The Department of Fisheries & Oceans (DFO) needs to acknowledge the shift in both social and economic importance of Skeena steelhead and it’s associated sportfishing tourism industry. DFO needs to come to terms with the reality that commercial fishing impacts on steelhead are no longer tolerable on so many levels; biological, biodiversity, socially unacceptable, and economically unsound.
Until DFO provides fishery management that reflects the economic and societal shift that has occurred, steelhead and the associated sportfishing tourism industry will be unfairly marginalized.
Avoidance: Do 6 Consecutive Day, 16 Hours a day Seine Openings work to avoid non-target fish?
The Report of the Skeena Independant Science Review Panel (ISRP,2008) stated clearly that the best selective fishing technique available to fishery managers was AVOIDANCE of fish encountering any type of net in the first place. However, the current fishery management regime directs most of the industrial scale fishing to occur in the worst possible area at the worst possible time for steelhead. The mouth of the Skeena River is where Steelhead and Salmon are funnelled into shallow narrow passages leading into the mainstream river and by allowing 250+ non-selective gillnetters to crowd into this area shows little regard for steelhead avoidance or conservation on behalf of DFO.
Moreover, how does sanctioning 6 day per week, 16 hours per day, seine fishery openings correspond with the Panel’s advice about avoidance? Throw in little to no enforcement presence by DFO’s Conservation & Protection division to enforce selective fishing measures and you basically have an unregulated free-for-all on the water.
Dealing With the Gillnetters
Gill nets are the predominant form of fishing gear used in areas of high incidental by-catch. These nets are indiscriminate killing machines causing short term mortality rates of between 66 and 80%+ for steelhead in addition to delayed mortalities and reduced spawning success. This gear type is not and never can be selective as stated by DFO.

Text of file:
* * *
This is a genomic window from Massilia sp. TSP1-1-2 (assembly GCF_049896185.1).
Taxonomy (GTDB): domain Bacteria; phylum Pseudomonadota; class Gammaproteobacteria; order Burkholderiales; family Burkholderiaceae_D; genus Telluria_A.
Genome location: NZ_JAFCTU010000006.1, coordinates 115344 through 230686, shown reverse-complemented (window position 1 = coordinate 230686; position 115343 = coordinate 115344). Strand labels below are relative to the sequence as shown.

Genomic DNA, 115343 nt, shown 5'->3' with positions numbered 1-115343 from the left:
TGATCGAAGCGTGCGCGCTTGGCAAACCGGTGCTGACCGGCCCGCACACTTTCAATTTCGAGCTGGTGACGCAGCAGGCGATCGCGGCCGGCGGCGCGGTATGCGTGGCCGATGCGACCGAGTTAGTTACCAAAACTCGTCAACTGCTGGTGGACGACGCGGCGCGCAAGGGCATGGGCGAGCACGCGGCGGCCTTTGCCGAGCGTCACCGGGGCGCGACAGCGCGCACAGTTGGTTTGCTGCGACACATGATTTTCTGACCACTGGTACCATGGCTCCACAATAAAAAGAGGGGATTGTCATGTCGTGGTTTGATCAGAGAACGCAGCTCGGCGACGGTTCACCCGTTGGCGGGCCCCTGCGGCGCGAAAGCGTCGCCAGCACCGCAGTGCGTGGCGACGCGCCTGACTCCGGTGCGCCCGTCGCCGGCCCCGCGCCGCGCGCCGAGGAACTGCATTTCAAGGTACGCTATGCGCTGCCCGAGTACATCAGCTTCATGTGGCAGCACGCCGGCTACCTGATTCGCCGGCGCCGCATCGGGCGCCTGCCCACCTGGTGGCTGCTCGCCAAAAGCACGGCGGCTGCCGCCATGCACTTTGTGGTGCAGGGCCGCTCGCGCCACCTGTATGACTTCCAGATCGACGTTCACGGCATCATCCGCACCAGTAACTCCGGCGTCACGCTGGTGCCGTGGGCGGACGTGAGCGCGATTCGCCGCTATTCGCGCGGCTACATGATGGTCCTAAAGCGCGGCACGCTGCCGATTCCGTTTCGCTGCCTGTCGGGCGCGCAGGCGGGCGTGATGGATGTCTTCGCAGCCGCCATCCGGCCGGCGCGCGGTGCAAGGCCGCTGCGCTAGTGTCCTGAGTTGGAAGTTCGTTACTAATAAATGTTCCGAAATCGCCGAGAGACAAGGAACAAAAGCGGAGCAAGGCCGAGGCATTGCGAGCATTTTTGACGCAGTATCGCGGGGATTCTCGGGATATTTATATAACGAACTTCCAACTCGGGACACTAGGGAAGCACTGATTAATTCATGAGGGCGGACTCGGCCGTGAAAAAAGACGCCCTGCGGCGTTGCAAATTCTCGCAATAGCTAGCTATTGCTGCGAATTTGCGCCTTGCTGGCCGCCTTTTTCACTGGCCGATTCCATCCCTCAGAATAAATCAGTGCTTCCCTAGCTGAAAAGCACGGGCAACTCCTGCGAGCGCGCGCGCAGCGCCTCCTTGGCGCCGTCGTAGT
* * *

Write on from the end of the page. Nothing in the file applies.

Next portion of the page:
It is past time that these outdated capture techniques are phased out. Despite all the DFO’s dressing up of gillnets with various lengths, set times, mesh sizes, etc there will never be any way for these net to be truly selective in practise. With more and more depressed salmon stocks in need of careful management and the economic and social values associated with steelhead, the time has come to eliminate the gillnet as a acceptable fish capture technique.
It appears obvious DFO is reluctant to address this issue directly and prefers to allow market driven forces to dictate the fate of commercial fishing enterprises. The DFO approach is to stand on the sidelines and watch a barely viable fleet, consisting of aging operators who seem more interested in pursuing the lifestyle than making a living, slowly die an ignominious death. Even in apparently ‘good years’ such as 2011, with 18 gillnet days allowed, the fleet average for net income is only around $8000.00 per boat.
It is time for DFO to initiate a policy plan to gradually eliminate gillnetting. DFO should also stop issuing license to fishers who dont fish or have not fished for several years. The other more active fishers should be offered a license buy back program or some form of ‘exit strategy’ that allows them to leave the fishery.
Other easily implemented solutions to the steelhead interception problem could include closing the rivermouth area to commercial fishing. The River-Gap-Slough area is historically the area of highest steelhead impact and could easily be closed or designated a Marine Conservation Area. (Red area in image).
Shift The Catch:
The Skeena fishery is a classic mixed stock fishery where a dominant enhanced fish stock is targetted to the detriment of other smaller weaker fish stocks. Traditionally, the bulk of the enhanced sockeye commercial catch occurred in the marine environment with the expected negative impacts on co-migrating fish stocks. However, over the last few years an increasing portion of the total catch has been shifted inland to the Babine Lake area. Here, the Lake Babine First Nation catches fish at both the Babine River fisheries weir and in the lake itself. At these locations the fishery could be described as the most ‘selective’ in the watershed.
The positive aspect of this catch shift is less percentage of the catch is available to less selective fishing techniques, such as gillnetting. Ideally, to address the mixed stock fishery and steelhead bycatch impacts, the bulk of the commercial catch of enhanced sockeye should be caught at ths terminal location. More weak stock and bycatch benefits could be achieved by moving the marine fishery out of the actual rivermouth area, phasing out non-selective fishing techniques, and facilitating a tightly regulated and closely monitored seine fishery.
The question becomes does the Department of Fisheries & Oceans have the foresight and leadership skills necessary for this shift? The answer at present is obviously a resounding ‘no’. But, with encouragement from groups like ours and possibly the law Courts, we could shape the circumstances required for DFO to enable the shift to occur.